“It was one of the most fun things I ever got to do.” That’s Todd Oldham speaking about the work he did on his new book Joan Jett, perhaps one of the most devotional monographs in the history of music. Jett, one of the founding sisters of good, hard rock ‘n roll, has been a hero to quirky girls and boys in the worlds of fashion and music for over three decades now. As a teen, she founded The Runaways, still considered one of the toughest acts of all time. With her next band, The Blackhearts, she not only started one of the first indie labels ever, but she did it with a song that no one wanted to sign. That track, “I Love Rock ‘n’ Roll,” would go on to top the charts for seven weeks straight, and it remains one of Billboard’s Greatest Songs of All Time.

Timed to coincide with the release of Floria Sigismondi’s The RunawaysJoan Jett sets a place at the head of the table for a woman who’s always been ahead of the pack. We talked with Todd Oldham about Jett’s enduring impact on fashion, reading British music magazines in Iran and how Mary Tyler Moore brought the designer and the rock goddess together. … Read More

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Hard-Boiled Eggheads: High-Minded Novelists Turn to Pulp Fiction

Crime sure must have some allure. It’s driven untold numbers of men to mayhem, and a certain score of women to murder. And it’s caused some of our highest-minded literary scribes to take some very low roads. The latest egghead to get all hard-boiled is Robert Coover, who joins Thomas Pynchon, John Banville and Paul Auster in the back alleys of our mind. Okay, so Auster has basically been a hard-boiled egghead from the get; he just found a way to keep himself afloat above the low road. Pynchon and Banville (and now Coover) however all made a conscious decision to leave their airy heights and slum it. And the results are as beautiful and as memorable as a broken nose.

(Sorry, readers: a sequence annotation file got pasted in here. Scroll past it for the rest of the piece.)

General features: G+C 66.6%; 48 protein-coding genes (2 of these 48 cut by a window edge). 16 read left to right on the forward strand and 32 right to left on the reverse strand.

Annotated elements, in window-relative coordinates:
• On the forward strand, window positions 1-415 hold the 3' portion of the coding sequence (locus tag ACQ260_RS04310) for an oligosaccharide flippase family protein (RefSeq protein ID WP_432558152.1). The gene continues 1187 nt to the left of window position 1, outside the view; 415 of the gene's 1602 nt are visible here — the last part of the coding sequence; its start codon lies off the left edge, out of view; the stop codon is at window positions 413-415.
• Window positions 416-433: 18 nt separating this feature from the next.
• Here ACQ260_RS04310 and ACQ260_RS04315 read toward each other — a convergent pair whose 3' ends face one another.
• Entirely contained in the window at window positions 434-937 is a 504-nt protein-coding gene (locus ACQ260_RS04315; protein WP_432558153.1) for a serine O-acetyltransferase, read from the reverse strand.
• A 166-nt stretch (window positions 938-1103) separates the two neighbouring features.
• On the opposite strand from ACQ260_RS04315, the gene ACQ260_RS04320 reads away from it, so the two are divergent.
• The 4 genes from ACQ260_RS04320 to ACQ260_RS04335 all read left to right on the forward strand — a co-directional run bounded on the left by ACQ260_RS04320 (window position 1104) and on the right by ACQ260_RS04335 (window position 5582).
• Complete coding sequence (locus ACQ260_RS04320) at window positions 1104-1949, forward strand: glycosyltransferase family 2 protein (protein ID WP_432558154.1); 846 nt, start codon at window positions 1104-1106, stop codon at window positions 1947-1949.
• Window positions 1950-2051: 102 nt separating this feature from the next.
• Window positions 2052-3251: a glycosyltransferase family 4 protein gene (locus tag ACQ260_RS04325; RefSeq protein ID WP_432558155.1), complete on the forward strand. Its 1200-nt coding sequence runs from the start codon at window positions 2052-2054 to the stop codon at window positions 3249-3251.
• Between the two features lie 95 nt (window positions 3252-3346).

That’s good by the way. Damn good. Especially when you’re talking about pulp fiction. But surely these gentlemen haven’t gone surly simply because they feel like a dust-up. Or have they? … Read More

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Celebrity Gossip Before TMZ: Shocking True Story by Henry E. Scott

There was a time when homosexuality, drug use, infidelity, and a Communist past were considered scandalous. In Eisenhower’s America any one of the above was enough to get your face pasted in the pages of a tabloid tell-all called Confidential. And if you weren’t careful, the coverage could ruin your career. In a media culture dominated by the likes of TMZ and Gawker, those sorts of “indiscretions” can still seem to be quite scandalous. And, with the exception of perhaps homosexuality, all are potential career wreckers. But Confidential was there first, and they were there when things were most titillating. … Read More

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Review: Don DeLillo’s Point Omega

We move too fast. It’s a common complaint among just about everyone these days, as they usually have their eyes glued to a high-speed computer or their ears anchored to a cell phone. And it’s the kind of common problem to which there seems to be no solution. Stopping to smell the roses isn’t even an issue; most of the time we don’t even know where the roses grow. Leave it to Don DeLillo to hush us up for a moment.

DeLillo, a man who doesn’t do email and once famously carried a business card that said “I don’t want to talk about it,” has never really been one for the fast track. And it makes perfect sense that he returns with a quiet and stirring rumination on time and death and the meaninglessness of words. The book is called Point Omega, and it just might remake your day. … Read More

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Two Handfuls of the Best Songs by the Late Great Vic Chesnutt

Vic Chesnutt died on Christmas Day. And if he had to go, so damn early, and so damn cruelly, and so damn needlessly, there may have been no better day for him to do so. Dying while much of the world was celebrating the birth of a prophet could not have been more poetic. And Vic Chesnutt was sheer poetry.… Read More